The one major conference without a championship game was decided late on Saturday night, with Baker Mayfield (+50.9) and the Oklahoma Sooners rolling over Oklahoma State in Bedlam. Mayfield is having a tremendous year, and has graded at +15.2 over the past three weeks in wins over Baylor, TCU and Oklahoma State. Heisman voters look for Heisman moments, and he’s stepped up big in the three biggest games of the year so far. That’s put the Sooners on the verge of a College Football Playoff spot, and one they deserve despite the midseason loss to Texas, but it’s also put him in the frame for the individual award.

  1. Ohio State Buckeyes end the year in style, but still need help.

After the loss to Michigan State, the Buckeyes knew they needed to not only win, but also impress as much as possible in order to regain some ground in the eyes of the College Football Playoff committee. They did that and more against Michigan, with star defensive end Joey Bosa (+66.6) having his second highest graded game of the year, racking up two sacks, two hits and five hurries. With a bowl game to go he has a chance to eclipse his mark of +73.4 set a year ago, which would cement his status as arguably the best player we’ve seen in our first two years of grading college football.

  1. Houston downs Navy to strengthen New Year’s Six bowl hopes.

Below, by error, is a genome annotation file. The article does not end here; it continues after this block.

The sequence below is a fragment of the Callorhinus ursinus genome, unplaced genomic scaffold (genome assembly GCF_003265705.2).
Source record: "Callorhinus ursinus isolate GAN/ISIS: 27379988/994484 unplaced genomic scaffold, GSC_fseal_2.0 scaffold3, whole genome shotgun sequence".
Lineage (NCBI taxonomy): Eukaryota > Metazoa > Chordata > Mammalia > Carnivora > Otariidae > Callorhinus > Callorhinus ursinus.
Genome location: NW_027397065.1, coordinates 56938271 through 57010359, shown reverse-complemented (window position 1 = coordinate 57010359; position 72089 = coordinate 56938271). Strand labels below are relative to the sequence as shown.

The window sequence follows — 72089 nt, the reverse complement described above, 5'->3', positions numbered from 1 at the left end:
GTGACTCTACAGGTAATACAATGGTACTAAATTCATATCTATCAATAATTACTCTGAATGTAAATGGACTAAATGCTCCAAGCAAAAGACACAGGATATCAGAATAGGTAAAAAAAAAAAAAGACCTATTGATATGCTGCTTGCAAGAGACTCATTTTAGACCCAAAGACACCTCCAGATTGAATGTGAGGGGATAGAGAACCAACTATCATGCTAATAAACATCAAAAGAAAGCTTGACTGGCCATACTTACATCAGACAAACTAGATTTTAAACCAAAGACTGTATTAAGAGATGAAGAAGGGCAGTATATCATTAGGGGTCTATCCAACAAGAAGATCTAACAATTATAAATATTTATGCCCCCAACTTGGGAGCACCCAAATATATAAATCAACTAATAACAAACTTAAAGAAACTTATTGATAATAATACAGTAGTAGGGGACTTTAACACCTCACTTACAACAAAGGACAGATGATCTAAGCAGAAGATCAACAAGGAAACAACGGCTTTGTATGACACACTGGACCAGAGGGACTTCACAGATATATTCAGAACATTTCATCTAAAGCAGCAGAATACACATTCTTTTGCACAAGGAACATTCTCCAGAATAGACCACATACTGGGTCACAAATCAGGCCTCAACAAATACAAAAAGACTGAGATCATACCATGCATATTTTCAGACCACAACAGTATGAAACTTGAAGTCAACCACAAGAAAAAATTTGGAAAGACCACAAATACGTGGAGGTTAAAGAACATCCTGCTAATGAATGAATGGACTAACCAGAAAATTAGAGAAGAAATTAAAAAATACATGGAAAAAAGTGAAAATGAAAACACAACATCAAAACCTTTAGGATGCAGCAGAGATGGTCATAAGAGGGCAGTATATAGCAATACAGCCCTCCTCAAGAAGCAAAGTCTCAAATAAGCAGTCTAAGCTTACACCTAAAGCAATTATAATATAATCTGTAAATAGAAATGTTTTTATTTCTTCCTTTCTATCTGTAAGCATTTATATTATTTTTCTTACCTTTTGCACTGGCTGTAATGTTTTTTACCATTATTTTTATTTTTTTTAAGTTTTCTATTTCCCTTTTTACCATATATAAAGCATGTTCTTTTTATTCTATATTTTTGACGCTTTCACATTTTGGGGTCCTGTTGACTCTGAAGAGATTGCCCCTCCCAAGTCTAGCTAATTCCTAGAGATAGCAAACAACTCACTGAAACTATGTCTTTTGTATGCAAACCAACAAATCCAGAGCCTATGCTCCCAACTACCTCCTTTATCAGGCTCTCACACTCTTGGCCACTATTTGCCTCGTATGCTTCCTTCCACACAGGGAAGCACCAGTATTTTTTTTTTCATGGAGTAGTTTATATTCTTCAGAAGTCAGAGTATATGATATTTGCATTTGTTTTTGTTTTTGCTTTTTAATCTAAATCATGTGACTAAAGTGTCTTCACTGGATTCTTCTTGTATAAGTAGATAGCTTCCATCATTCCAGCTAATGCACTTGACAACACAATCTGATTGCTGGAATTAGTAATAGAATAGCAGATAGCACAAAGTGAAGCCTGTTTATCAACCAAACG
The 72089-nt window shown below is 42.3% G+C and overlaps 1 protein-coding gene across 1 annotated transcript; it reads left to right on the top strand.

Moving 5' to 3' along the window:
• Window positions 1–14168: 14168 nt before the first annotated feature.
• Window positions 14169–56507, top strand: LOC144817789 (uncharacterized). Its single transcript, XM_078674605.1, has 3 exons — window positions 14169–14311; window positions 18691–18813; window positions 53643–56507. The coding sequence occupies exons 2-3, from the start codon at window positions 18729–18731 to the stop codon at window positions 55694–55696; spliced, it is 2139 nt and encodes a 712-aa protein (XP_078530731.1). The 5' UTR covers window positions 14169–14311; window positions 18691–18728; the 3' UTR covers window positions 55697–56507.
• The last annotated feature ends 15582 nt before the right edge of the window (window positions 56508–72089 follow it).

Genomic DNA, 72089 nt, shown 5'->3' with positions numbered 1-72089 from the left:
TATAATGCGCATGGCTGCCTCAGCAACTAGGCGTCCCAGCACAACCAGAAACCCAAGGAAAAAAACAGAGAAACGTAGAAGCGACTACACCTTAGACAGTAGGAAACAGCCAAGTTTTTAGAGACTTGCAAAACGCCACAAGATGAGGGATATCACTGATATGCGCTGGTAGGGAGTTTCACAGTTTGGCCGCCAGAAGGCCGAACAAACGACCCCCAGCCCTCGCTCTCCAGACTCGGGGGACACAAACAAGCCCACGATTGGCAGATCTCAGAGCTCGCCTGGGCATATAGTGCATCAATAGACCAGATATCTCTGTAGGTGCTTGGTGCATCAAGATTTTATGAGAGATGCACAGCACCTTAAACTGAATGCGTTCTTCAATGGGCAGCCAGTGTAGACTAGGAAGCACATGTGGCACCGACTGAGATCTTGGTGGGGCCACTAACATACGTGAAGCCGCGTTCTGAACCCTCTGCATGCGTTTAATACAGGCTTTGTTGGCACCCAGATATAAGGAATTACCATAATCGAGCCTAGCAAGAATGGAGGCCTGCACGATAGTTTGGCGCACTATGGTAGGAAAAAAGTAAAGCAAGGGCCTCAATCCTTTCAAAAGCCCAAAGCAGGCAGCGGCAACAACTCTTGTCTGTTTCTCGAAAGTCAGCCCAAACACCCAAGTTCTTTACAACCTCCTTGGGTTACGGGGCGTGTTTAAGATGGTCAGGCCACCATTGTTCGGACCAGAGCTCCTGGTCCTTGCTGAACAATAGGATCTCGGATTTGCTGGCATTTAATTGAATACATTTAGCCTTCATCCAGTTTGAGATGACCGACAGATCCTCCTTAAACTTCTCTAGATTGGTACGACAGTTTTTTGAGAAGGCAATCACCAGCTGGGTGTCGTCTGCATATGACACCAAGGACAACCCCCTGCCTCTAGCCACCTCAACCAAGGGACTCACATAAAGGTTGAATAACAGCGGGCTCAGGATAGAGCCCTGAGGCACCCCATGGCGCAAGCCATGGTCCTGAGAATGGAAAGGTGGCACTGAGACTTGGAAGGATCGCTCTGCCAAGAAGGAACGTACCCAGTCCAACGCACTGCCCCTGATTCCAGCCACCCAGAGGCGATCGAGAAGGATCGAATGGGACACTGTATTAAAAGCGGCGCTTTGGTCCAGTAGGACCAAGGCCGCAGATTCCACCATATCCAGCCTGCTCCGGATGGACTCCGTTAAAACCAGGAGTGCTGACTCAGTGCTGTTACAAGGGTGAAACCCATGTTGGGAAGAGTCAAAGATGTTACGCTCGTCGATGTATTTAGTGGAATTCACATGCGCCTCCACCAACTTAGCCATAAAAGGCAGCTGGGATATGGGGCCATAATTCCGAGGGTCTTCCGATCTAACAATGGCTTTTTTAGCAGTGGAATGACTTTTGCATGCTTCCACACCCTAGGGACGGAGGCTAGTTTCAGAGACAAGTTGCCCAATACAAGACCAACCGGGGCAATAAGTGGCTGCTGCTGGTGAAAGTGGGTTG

On this week’s PFF college podcast I mapped out the amount of chaos needed to see Navy sneak into the College Football Playoff. Chaos didn’t reign as expected, but even if it did, what I didn’t bank on was Greg Ward Jr. (+27.4) and the Houston Cougars winning handedly. Wide receiver Demarcus Ayers (+23.1) had a huge game, and the Cougars are now a win in the AAC Championship away from being the most viable Group of Five team to make a New Year’s Six bowl game. Ward’s season hasn’t been quite as impressive in the second half of the year, but he’s still a dangerous quarterback with the ball in his hands.

| Analyst, Lead Special Teams Analyst

Gordon has worked at PFF since 2011, and now heads up the company’s special teams analysis processes. His work in-season focuses on college football, while he is also heavily involved in PFF’s NFL draft coverage.

  • Tim Edell

    Big 10 named Carl Nassib their Defensive Player of the Year. Just goes to show that they look at sacks (Nassib) more then overall play (Bosa)

    • cyberry

      There is way more than sacks(it tacks more stat’s to Def Player)..He had 15 sacks, but the defense took 819 snaps, I’m sure they check what he was doing for the other 800.. He also was a leader in tackles for lost.. he had 6 forced fumbles and Ints.. Bosa has stud’s playing around him. Often a talented player gets doubled teamed and it causes the player next to him to get easier opportunities to make plays.. so the stats don’t always who the better player is. Penn State team struggled when he was out.

      • Tim Edell

        Joey Bosa was hands down the best defensive player not only in the Big 10 but all of college football. If you dont think Bosa is double and sometimes tripled teamed your not watching the right player Junior.